Going, Going, Gone

Review By David A. Vise
Sunday, March 22, 2009; Page B07


A Tale of Hubris and Wretched Excess on Wall Street

By William D. Cohan

Doubleday. 468 pp. $27.95

When Bear Stearns and other venerable investment houses founded in the 1800s were private partnerships investing their own money, they kept extra cash on hand to survive lean times. But after they became public companies, they began doling out most of their profits in paychecks and bonuses. Instead of relying primarily on their own funds, they borrowed money, heaps of it. As these changes took place over the last 30 years, Wall Street's fortresses of stone began to resemble houses of cards. And, according to William D. Cohan, insiders knew it.

"The men running Wall Street knew full well that any liability for their risk taking -- once borne by their partners -- now fell to nameless, faceless shareholders," Cohan writes in "House of Cards," an authoritative, blow-by-blow account of the collapse of Bear Stearns. "The holy grail of investment banking became increasing short-term profits and short-term bonuses at the expense of the long-term health of the firm and its shareholders."

Buying stock in a Wall Street firm has always been a roll of the dice. You can look at senior management and decide whether you think it is seasoned and trustworthy. But the firms themselves are black boxes: There is seldom enough information to evaluate the risks they are taking versus the potential rewards. Even former Treasury Secretary Robert Rubin admitted that it was impossible for him, as chairman of Citigroup's executive committee, to evaluate many decisions about risk being made within his firm.

While there certainly are villains in the demise of Bear Stearns, every tragedy needs a hero. In this story, it is the firm's CEO from the late 1970s until the early 1990s, a witty man named Alan "Ace" Greenberg. He wore bow ties, performed magic tricks in his spare time, required the firm's partners to donate at least 4 percent of their compensation to charity and was a hawk on expenses, even exhorting employees to reuse paperclips and rubber bands.

In putting his scrappy mark on Bear Stearns, Greenberg avoided high-priced MBAs. "We are really looking for people with PSD degrees" -- poor, smart and with a deep desire to get rich, he said. "They built this firm and there are plenty around because our competition seems to be restricting themselves to MBA's."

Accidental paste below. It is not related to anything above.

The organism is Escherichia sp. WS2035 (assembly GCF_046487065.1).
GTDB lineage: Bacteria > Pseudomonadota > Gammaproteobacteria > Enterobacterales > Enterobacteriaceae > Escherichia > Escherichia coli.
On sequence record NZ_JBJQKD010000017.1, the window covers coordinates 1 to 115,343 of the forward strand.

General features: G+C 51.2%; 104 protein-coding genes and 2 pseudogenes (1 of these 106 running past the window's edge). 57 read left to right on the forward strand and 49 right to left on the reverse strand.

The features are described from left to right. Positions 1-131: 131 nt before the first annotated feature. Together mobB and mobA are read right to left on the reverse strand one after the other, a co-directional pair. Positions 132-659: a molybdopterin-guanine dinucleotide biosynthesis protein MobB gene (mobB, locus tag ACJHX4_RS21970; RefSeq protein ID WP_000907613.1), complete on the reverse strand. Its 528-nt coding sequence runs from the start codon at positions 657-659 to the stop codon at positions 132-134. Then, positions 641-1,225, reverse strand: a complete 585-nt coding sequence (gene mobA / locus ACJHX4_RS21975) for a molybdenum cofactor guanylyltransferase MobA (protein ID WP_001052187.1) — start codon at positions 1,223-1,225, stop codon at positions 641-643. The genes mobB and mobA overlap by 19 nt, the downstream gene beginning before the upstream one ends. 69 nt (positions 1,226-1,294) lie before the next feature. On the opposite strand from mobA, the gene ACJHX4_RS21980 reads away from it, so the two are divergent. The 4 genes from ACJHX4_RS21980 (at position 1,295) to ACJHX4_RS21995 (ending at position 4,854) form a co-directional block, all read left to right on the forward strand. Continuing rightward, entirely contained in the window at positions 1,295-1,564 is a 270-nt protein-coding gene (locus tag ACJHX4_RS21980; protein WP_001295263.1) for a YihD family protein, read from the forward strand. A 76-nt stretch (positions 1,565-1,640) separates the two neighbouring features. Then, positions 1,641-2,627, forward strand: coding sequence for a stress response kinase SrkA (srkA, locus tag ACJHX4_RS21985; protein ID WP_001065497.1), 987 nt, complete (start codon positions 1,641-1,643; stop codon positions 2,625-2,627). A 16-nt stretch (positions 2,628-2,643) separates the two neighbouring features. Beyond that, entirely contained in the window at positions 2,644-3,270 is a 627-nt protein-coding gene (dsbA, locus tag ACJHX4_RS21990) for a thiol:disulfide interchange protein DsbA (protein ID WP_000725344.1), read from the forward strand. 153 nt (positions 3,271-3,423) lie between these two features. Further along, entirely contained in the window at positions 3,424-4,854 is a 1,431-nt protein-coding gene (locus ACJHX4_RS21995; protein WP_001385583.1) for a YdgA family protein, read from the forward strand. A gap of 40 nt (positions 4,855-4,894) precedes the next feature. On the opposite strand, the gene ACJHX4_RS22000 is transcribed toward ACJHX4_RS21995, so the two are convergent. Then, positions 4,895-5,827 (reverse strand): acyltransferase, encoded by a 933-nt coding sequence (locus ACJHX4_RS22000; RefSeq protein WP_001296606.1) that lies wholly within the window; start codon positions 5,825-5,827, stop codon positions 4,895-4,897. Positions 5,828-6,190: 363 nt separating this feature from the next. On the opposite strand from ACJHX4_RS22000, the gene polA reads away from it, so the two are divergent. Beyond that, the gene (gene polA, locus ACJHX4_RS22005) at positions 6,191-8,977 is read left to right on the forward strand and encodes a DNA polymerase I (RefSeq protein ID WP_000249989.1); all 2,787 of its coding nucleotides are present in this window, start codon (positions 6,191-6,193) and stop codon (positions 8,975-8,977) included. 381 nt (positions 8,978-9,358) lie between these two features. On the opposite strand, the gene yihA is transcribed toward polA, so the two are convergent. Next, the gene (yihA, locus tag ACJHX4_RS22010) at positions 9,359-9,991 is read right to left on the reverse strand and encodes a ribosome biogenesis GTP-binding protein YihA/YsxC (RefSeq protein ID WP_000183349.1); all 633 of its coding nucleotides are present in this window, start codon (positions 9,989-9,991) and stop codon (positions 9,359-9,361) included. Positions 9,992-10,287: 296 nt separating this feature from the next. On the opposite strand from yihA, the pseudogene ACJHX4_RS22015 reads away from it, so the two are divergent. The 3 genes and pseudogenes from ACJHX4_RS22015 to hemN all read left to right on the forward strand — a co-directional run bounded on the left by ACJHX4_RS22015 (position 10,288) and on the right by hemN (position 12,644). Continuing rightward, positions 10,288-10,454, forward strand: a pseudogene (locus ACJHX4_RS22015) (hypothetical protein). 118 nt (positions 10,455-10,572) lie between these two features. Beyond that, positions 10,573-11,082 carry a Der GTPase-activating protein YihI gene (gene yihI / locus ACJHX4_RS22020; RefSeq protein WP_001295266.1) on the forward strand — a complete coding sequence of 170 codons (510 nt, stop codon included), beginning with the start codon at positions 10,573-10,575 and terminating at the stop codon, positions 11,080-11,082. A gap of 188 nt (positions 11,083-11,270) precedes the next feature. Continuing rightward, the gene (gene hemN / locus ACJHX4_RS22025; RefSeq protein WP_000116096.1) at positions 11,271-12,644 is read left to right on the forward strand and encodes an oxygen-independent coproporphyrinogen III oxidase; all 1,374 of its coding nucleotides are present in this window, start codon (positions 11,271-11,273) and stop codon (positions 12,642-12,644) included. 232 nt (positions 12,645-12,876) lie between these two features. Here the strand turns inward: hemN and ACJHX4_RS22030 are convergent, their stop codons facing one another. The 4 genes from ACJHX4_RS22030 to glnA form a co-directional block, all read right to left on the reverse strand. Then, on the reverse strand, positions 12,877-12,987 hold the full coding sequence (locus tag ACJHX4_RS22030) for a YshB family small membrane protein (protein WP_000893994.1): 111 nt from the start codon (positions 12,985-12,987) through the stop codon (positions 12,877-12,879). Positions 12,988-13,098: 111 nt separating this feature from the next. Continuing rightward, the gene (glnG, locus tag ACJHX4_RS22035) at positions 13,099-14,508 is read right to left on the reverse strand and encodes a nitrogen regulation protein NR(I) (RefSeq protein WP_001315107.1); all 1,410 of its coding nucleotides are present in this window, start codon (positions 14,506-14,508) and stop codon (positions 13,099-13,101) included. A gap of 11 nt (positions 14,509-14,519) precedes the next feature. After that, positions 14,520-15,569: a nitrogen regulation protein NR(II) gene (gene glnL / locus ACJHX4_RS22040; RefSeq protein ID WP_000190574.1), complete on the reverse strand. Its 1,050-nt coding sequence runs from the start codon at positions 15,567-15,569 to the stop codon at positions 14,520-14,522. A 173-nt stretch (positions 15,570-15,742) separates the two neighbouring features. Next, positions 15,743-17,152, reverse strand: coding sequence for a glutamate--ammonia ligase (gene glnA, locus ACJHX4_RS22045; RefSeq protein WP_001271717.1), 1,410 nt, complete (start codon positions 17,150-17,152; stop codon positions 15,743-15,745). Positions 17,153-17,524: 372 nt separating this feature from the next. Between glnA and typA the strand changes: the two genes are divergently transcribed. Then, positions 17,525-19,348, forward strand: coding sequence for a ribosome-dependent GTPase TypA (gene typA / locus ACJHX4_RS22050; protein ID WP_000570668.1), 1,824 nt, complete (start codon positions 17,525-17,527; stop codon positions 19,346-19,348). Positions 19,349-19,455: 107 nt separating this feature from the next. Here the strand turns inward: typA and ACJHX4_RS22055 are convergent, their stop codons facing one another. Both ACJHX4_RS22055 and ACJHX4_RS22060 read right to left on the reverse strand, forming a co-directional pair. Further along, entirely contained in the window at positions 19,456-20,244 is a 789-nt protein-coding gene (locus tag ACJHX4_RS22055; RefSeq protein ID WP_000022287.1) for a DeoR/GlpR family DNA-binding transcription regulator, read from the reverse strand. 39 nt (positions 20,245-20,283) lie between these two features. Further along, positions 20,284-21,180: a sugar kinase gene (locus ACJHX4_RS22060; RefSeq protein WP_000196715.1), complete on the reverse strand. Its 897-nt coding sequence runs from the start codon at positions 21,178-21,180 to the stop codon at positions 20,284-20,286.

For decades Greenberg personally served wealthy clients, maintaining their confidentiality as they routed trades through him, no matter how exalted a title he held. While running Bear Stearns during the 1980s, he fought those who wanted to turn the firm from a private partnership into a public company, a Wall Street trend that began in the early 1970s. He was the lone dissenter when the firm's executive committee voted -- while he was away on business -- to go public in 1985. By 1993, he was out as CEO but remained a fixture on the trading floor.

Greenberg increasingly disliked the risks being taken by the Bear, the firm's nickname. "When the going gets tough," he once said, "the tough start selling." So unlike most of his successors atop Bear Stearns, Greenberg sold his stock before it was too late, unloading more than $50 million of shares in the year before the firm's collapse.

With Bear Stearns teetering on the brink in early 2008, its fate was in the hands of banks and competitors. They had to decide whether to continue trading with the firm and offer it the emergency cash infusion that it needed. But on Wall Street as on Main Street, what goes around comes around.

A decade earlier, Bear Stearns CEO Jimmy Cayne had refused to join every other major Wall Street house in an orchestrated bailout of a failing firm called Long Term Capital Management. The disorderly collapse of that firm would have sent shock waves through the financial markets. Bear Stearns's failure to participate, and Cayne's subsequent boasting about the matter, left lingering bad feelings with more than a dozen competitors and banks, as Cohan, a former investment banker, ably recounts in this morality tale. So instead of having allies to lend a helping hand in its hour of need, Bear Stearns was left to fend for itself, a futile exercise in a game where remaining afloat requires the confidence and trust of the other players.

David A. Vise, a former Washington Post reporter and the author of four books, is senior advisor to New Mountain Capital, a New York-based private equity firm, and New Mountain Vantage, its public equity fund.

© 2009 The Washington Post Company